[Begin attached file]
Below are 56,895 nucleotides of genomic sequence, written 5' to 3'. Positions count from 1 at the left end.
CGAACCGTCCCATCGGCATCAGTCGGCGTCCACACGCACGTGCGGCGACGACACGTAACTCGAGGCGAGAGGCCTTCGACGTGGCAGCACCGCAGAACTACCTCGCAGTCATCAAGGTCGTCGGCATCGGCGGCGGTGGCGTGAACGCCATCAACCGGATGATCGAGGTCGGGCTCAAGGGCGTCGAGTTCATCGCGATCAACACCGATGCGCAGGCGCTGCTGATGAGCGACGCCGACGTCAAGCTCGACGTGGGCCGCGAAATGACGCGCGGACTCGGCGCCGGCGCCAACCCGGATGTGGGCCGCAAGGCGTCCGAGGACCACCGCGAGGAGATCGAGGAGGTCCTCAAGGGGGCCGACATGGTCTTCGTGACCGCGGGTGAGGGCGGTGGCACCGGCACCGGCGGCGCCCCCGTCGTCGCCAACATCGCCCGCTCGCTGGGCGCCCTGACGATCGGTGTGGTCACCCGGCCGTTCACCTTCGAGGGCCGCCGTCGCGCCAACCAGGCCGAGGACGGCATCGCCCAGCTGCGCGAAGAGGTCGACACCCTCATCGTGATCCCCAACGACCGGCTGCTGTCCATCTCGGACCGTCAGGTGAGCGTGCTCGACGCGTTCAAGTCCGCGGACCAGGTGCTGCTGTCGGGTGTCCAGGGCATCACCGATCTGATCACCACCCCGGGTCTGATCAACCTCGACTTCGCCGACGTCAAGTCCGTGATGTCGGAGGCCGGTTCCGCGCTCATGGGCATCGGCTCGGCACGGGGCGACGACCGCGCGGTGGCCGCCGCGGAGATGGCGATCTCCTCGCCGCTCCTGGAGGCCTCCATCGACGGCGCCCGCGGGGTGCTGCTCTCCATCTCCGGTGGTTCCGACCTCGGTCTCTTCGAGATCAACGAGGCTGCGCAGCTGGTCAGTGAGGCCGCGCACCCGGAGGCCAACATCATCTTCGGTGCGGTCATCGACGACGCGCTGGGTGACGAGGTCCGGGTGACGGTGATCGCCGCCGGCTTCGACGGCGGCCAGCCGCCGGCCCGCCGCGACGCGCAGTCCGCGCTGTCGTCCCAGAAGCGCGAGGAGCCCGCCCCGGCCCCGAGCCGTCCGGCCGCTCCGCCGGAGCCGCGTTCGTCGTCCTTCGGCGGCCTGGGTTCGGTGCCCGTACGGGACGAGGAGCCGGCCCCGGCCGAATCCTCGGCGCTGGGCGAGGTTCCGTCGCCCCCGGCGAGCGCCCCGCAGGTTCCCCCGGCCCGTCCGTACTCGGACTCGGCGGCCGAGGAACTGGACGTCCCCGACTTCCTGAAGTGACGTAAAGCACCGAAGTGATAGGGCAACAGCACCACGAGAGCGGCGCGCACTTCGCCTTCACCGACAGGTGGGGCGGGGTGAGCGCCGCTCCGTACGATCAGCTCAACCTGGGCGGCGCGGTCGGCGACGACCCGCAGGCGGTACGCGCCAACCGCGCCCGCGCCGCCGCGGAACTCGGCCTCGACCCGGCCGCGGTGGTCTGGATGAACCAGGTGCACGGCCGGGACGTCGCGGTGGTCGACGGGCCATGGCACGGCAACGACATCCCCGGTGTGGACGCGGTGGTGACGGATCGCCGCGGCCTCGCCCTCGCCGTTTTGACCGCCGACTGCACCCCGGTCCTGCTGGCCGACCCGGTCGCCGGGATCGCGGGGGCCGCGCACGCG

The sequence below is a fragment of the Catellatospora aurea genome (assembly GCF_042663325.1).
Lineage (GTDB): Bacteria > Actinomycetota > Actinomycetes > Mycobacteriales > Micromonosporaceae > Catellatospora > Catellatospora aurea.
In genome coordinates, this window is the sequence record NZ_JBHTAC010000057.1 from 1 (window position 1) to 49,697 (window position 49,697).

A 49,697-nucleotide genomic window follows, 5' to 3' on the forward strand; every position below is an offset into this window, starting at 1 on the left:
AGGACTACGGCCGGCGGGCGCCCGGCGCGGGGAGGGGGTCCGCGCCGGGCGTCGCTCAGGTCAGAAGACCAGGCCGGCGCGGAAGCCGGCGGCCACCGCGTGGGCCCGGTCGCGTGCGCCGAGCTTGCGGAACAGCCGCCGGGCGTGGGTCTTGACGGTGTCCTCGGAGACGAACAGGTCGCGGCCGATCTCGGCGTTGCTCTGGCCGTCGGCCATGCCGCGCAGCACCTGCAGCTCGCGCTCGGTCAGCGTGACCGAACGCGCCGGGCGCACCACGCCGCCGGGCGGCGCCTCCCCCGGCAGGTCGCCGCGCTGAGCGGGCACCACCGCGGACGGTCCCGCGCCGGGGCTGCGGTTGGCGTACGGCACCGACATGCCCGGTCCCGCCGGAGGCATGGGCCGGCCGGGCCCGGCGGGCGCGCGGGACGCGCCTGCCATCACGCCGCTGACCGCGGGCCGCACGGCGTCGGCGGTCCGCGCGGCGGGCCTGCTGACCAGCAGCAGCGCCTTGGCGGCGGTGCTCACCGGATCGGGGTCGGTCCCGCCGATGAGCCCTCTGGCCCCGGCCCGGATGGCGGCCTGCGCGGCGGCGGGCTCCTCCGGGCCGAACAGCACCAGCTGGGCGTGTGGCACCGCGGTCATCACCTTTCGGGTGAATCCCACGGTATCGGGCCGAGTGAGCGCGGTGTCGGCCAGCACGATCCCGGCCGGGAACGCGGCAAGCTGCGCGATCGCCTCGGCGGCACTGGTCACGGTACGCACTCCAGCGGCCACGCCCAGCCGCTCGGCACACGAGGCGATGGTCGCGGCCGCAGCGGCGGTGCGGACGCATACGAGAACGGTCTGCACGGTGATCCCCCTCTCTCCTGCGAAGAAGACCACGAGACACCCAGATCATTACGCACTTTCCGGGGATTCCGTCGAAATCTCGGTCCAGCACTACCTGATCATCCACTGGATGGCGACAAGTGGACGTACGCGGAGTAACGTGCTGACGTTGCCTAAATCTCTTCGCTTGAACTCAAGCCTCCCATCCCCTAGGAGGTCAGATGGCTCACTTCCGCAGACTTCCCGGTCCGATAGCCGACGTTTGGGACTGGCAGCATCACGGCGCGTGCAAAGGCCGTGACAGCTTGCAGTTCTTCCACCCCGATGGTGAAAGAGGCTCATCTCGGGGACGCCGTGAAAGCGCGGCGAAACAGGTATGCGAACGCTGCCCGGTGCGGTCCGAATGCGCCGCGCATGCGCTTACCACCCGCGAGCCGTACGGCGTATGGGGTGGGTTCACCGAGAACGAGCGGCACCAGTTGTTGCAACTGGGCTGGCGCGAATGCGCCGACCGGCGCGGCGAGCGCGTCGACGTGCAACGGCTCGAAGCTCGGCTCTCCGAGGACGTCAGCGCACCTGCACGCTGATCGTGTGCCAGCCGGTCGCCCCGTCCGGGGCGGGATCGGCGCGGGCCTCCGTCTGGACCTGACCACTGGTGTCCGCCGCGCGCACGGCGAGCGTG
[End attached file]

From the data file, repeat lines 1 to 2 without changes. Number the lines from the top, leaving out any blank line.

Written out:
Below are 56,895 nucleotides of genomic sequence, written 5' to 3'. Positions count from 1 at the left end.
CGAACCGTCCCATCGGCATCAGTCGGCGTCCACACGCACGTGCGGCGACGACACGTAACTCGAGGCGAGAGGCCTTCGACGTGGCAGCACCGCAGAACTACCTCGCAGTCATCAAGGTCGTCGGCATCGGCGGCGGTGGCGTGAACGCCATCAACCGGATGATCGAGGTCGGGCTCAAGGGCGTCGAGTTCATCGCGATCAACACCGATGCGCAGGCGCTGCTGATGAGCGACGCCGACGTCAAGCTCGACGTGGGCCGCGAAATGACGCGCGGACTCGGCGCCGGCGCCAACCCGGATGTGGGCCGCAAGGCGTCCGAGGACCACCGCGAGGAGATCGAGGAGGTCCTCAAGGGGGCCGACATGGTCTTCGTGACCGCGGGTGAGGGCGGTGGCACCGGCACCGGCGGCGCCCCCGTCGTCGCCAACATCGCCCGCTCGCTGGGCGCCCTGACGATCGGTGTGGTCACCCGGCCGTTCACCTTCGAGGGCCGCCGTCGCGCCAACCAGGCCGAGGACGGCATCGCCCAGCTGCGCGAAGAGGTCGACACCCTCATCGTGATCCCCAACGACCGGCTGCTGTCCATCTCGGACCGTCAGGTGAGCGTGCTCGACGCGTTCAAGTCCGCGGACCAGGTGCTGCTGTCGGGTGTCCAGGGCATCACCGATCTGATCACCACCCCGGGTCTGATCAACCTCGACTTCGCCGACGTCAAGTCCGTGATGTCGGAGGCCGGTTCCGCGCTCATGGGCATCGGCTCGGCACGGGGCGACGACCGCGCGGTGGCCGCCGCGGAGATGGCGATCTCCTCGCCGCTCCTGGAGGCCTCCATCGACGGCGCCCGCGGGGTGCTGCTCTCCATCTCCGGTGGTTCCGACCTCGGTCTCTTCGAGATCAACGAGGCTGCGCAGCTGGTCAGTGAGGCCGCGCACCCGGAGGCCAACATCATCTTCGGTGCGGTCATCGACGACGCGCTGGGTGACGAGGTCCGGGTGACGGTGATCGCCGCCGGCTTCGACGGCGGCCAGCCGCCGGCCCGCCGCGACGCGCAGTCCGCGCTGTCGTCCCAGAAGCGCGAGGAGCCCGCCCCGGCCCCGAGCCGTCCGGCCGCTCCGCCGGAGCCGCGTTCGTCGTCCTTCGGCGGCCTGGGTTCGGTGCCCGTACGGGACGAGGAGCCGGCCCCGGCCGAATCCTCGGCGCTGGGCGAGGTTCCGTCGCCCCCGGCGAGCGCCCCGCAGGTTCCCCCGGCCCGTCCGTACTCGGACTCGGCGGCCGAGGAACTGGACGTCCCCGACTTCCTGAAGTGACGTAAAGCACCGAAGTGATAGGGCAACAGCACCACGAGAGCGGCGCGCACTTCGCCTTCACCGACAGGTGGGGCGGGGTGAGCGCCGCTCCGTACGATCAGCTCAACCTGGGCGGCGCGGTCGGCGACGACCCGCAGGCGGTACGCGCCAACCGCGCCCGCGCCGCCGCGGAACTCGGCCTCGACCCGGCCGCGGTGGTCTGGATGAACCAGGTGCACGGCCGGGACGTCGCGGTGGTCGACGGGCCATGGCACGGCAACGACATCCCCGGTGTGGACGCGGTGGTGACGGATCGCCGCGGCCTCGCCCTCGCCGTTTTGACCGCCGACTGCACCCCGGTCCTGCTGGCCGACCCGGTCGCCGGGATCGCGGGGGCCGCGCACGCG